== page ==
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Abstract #1449

The relative contributions of the transition metals iron and manganese to T 1 and T 2 in white and gray matter

Kimberly L. Desmond 1,2 , Alia Al-Ebraheem 1 , Rafal Janik 2,3 , Wendy Oakden 2,4 , Jacek M. Kwiecien 5 , Wojciech Dabrowski 6 , Kalotina Geraki 7 , Greg J. Stanisz 2,4 , Michael Farquharson 1 , and Nicholas A. Bock 1

1 Medical Physics and Radiation Sciences, McMaster University, Hamilton, Ontario, Canada, 2 Imaging Research, Sunnybrook Research Institute, Toronto, Ontario, Canada, 3 Medical Biophysics, University of Toronto, Ontario, Canada, 4 Medical Biophysics, University of Toronto, Toronto, Ontario, Canada, 5 Pathology & Molecular Medicine, McMaster University, Hamilton, Ontario, Canada, 6 Anaesthesiology and Intensive Therapy, Lublin Medical University, Lublin, Poland, 7 Diamond Light Source, Harwell Science and Innovation Campus, Didcot, Oxfordshire, United Kingdom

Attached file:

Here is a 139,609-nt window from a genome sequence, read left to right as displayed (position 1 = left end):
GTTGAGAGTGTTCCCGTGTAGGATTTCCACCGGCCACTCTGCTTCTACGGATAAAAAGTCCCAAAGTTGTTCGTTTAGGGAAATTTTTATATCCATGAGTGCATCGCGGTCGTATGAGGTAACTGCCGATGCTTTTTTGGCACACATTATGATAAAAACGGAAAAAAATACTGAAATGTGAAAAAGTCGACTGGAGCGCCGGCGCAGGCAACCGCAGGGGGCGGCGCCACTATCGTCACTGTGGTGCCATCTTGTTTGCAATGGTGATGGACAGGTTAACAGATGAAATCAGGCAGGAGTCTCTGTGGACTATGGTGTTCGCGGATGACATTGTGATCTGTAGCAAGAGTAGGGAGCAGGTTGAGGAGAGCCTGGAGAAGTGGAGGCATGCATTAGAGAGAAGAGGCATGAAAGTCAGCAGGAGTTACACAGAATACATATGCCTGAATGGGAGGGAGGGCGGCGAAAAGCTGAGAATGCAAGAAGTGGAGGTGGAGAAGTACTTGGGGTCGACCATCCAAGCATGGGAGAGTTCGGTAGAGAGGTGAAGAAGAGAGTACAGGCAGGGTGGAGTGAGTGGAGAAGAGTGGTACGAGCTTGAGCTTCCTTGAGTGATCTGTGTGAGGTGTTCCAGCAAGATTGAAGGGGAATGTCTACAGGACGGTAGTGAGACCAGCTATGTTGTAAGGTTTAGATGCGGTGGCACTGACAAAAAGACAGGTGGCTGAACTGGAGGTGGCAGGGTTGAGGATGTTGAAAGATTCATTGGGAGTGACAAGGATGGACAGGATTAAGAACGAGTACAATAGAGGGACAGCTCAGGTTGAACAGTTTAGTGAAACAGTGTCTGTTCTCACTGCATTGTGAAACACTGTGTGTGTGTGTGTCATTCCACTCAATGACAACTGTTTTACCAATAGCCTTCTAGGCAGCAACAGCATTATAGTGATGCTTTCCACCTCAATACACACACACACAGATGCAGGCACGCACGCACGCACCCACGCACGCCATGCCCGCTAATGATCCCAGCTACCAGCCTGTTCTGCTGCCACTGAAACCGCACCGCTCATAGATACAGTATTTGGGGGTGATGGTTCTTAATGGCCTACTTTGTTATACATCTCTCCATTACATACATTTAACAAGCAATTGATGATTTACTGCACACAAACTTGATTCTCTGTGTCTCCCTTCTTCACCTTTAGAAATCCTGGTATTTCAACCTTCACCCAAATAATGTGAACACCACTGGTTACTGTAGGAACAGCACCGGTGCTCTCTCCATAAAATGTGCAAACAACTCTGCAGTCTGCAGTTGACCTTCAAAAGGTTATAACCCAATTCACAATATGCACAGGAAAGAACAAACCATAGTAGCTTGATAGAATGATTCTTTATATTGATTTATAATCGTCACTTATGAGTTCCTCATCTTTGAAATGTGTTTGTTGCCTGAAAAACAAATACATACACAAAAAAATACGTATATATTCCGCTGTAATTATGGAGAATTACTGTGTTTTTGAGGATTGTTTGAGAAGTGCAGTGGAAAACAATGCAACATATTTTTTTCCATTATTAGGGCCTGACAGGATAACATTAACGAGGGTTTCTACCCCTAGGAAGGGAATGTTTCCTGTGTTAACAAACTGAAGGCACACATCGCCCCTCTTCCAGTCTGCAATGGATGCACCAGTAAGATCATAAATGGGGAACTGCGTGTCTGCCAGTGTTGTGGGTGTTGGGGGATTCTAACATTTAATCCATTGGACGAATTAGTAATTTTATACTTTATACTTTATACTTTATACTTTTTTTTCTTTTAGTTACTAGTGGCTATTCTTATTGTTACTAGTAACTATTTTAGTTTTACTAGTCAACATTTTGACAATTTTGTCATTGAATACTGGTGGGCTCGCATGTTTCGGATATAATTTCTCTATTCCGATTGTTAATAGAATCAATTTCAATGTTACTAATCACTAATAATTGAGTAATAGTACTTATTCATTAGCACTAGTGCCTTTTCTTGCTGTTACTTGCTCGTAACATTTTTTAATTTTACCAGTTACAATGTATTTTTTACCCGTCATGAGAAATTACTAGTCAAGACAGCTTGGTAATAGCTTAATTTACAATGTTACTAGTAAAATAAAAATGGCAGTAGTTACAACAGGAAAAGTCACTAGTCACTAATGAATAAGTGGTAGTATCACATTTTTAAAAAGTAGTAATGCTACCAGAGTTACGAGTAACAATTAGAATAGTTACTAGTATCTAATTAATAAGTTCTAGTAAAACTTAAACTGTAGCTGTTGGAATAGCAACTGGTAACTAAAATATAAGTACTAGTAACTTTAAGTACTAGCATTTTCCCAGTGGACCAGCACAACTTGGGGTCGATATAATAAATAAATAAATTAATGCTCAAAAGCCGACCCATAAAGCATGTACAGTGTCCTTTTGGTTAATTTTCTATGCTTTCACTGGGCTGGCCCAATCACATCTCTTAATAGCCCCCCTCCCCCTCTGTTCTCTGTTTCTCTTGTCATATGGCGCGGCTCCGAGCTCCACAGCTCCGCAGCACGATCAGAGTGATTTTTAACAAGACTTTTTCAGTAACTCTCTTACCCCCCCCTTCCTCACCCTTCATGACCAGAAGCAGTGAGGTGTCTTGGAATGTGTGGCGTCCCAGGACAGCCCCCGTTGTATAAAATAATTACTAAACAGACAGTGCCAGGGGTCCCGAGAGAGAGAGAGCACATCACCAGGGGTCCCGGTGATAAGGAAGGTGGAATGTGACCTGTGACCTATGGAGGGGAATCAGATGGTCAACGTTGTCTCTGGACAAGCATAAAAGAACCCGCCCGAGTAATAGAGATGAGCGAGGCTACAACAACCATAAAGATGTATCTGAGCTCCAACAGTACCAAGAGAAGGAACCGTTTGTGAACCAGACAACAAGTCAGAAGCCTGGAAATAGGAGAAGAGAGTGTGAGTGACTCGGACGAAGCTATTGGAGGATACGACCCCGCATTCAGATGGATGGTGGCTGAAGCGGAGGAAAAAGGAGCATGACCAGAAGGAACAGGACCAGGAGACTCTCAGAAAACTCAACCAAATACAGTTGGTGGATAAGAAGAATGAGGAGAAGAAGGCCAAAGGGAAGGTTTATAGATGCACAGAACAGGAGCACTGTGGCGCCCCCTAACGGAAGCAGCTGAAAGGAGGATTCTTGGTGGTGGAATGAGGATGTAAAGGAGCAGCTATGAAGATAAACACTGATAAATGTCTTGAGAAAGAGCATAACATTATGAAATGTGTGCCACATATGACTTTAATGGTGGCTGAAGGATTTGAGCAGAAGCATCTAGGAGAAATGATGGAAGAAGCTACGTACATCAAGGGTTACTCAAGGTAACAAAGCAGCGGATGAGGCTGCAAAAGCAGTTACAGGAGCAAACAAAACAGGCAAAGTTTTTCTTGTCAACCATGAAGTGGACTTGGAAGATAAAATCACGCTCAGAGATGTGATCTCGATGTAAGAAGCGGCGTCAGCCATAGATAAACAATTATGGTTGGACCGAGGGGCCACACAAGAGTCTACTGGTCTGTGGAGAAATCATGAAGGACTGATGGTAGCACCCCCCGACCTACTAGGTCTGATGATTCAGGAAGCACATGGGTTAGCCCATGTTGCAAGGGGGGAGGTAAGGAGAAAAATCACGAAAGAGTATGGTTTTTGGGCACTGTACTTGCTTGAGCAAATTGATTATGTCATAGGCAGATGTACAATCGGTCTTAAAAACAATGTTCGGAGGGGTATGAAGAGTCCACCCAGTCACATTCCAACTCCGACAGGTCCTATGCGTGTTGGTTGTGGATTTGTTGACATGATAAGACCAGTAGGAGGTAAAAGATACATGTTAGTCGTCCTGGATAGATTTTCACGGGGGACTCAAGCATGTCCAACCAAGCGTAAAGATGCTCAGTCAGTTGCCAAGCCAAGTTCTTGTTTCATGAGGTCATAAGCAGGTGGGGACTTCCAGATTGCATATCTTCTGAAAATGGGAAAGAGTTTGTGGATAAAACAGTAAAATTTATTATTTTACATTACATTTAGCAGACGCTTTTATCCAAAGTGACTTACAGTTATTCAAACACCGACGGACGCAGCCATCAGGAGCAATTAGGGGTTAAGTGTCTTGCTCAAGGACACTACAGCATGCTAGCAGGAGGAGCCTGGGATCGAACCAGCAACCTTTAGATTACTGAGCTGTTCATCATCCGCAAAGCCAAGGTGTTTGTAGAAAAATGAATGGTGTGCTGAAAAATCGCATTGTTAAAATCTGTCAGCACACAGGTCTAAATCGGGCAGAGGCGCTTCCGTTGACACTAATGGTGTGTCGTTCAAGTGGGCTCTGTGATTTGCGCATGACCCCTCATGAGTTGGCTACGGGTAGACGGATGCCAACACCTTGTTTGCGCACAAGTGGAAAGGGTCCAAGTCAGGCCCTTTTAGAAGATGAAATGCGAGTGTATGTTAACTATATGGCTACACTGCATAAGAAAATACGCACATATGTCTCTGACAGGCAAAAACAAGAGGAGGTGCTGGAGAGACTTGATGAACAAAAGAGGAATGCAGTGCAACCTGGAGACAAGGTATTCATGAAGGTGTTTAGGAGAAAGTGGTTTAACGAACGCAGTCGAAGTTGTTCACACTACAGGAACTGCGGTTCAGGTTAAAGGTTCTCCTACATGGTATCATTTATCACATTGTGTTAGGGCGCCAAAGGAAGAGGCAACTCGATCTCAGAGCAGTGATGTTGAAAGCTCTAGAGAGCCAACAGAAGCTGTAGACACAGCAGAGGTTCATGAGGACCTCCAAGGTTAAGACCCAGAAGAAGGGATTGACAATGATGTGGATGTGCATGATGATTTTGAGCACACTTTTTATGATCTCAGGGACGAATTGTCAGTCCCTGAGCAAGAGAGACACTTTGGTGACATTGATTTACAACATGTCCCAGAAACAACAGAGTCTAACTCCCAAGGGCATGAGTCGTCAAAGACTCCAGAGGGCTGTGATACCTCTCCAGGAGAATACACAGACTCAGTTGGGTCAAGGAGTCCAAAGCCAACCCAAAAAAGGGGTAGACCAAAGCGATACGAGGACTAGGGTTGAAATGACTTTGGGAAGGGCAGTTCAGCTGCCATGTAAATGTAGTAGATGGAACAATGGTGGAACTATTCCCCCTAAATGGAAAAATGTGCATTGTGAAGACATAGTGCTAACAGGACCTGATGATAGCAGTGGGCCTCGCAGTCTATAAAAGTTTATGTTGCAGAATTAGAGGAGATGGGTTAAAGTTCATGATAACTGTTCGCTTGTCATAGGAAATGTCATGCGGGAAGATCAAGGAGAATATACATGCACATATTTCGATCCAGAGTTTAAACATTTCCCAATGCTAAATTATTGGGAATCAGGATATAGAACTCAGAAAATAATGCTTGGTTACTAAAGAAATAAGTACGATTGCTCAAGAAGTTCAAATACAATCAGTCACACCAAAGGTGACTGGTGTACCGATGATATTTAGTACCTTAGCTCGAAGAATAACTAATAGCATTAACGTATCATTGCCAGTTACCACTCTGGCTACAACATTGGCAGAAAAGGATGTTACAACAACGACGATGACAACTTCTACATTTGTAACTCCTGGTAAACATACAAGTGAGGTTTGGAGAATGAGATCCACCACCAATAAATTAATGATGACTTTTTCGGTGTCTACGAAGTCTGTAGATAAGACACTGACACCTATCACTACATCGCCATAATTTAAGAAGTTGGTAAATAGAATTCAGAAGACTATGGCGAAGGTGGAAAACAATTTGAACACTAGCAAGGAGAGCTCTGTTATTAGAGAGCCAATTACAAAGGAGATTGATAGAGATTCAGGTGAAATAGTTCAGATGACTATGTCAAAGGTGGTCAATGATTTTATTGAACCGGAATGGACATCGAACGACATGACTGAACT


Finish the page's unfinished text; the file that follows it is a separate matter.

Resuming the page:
In vivo , quantitative, T 1 and T 2 MRI maps in gray and white matter of the severely myelin-deficient Shaker rat and age-matched controls were combined with metal maps of iron and manganese obtained with synchrotron radiation X-Ray fluorescence (XRF). Given the relaxivities of the transition metals and their concentrations from XRF, it was found that a substantial proportion of 1/T 1 was due to the transition metals, and a much lesser proportion of 1/T 2 . These results suggest that T 1 and T 2 could be combined to disentangle the effects of myelin, Fe and Mn in demyelinating diseases with suspected transition metal involvement.

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